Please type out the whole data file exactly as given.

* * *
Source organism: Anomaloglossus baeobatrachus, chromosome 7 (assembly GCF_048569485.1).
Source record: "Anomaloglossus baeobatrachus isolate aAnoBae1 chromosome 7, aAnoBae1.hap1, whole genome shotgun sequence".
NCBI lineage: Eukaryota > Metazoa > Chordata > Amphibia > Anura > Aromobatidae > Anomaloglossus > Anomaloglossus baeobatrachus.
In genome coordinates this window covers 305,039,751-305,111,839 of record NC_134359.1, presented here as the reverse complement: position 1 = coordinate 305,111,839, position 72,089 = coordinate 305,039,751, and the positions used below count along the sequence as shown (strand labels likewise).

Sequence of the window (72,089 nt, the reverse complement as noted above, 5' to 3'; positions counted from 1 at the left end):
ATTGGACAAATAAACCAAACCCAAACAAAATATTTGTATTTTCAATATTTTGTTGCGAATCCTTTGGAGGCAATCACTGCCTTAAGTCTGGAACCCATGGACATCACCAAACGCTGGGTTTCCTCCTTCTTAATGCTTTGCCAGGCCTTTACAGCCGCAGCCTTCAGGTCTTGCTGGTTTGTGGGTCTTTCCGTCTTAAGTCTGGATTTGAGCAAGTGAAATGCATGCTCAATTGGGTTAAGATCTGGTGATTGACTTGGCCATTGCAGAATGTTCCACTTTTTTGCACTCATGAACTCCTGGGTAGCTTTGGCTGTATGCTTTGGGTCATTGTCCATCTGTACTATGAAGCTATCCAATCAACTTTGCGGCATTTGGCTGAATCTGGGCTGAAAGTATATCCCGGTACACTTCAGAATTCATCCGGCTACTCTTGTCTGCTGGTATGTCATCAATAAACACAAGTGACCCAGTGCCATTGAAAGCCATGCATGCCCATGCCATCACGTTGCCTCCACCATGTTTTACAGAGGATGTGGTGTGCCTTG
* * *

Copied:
Source organism: Anomaloglossus baeobatrachus, chromosome 7 (assembly GCF_048569485.1).
Source record: "Anomaloglossus baeobatrachus isolate aAnoBae1 chromosome 7, aAnoBae1.hap1, whole genome shotgun sequence".
NCBI lineage: Eukaryota > Metazoa > Chordata > Amphibia > Anura > Aromobatidae > Anomaloglossus > Anomaloglossus baeobatrachus.
In genome coordinates this window covers 305,039,751-305,111,839 of record NC_134359.1, presented here as the reverse complement: position 1 = coordinate 305,111,839, position 72,089 = coordinate 305,039,751, and the positions used below count along the sequence as shown (strand labels likewise).

Sequence of the window (72,089 nt, the reverse complement as noted above, 5' to 3'; positions counted from 1 at the left end):
ATTGGACAAATAAACCAAACCCAAACAAAATATTTGTATTTTCAATATTTTGTTGCGAATCCTTTGGAGGCAATCACTGCCTTAAGTCTGGAACCCATGGACATCACCAAACGCTGGGTTTCCTCCTTCTTAATGCTTTGCCAGGCCTTTACAGCCGCAGCCTTCAGGTCTTGCTGGTTTGTGGGTCTTTCCGTCTTAAGTCTGGATTTGAGCAAGTGAAATGCATGCTCAATTGGGTTAAGATCTGGTGATTGACTTGGCCATTGCAGAATGTTCCACTTTTTTGCACTCATGAACTCCTGGGTAGCTTTGGCTGTATGCTTTGGGTCATTGTCCATCTGTACTATGAAGCTATCCAATCAACTTTGCGGCATTTGGCTGAATCTGGGCTGAAAGTATATCCCGGTACACTTCAGAATTCATCCGGCTACTCTTGTCTGCTGGTATGTCATCAATAAACACAAGTGACCCAGTGCCATTGAAAGCCATGCATGCCCATGCCATCACGTTGCCTCCACCATGTTTTACAGAGGATGTGGTGTGCCTTG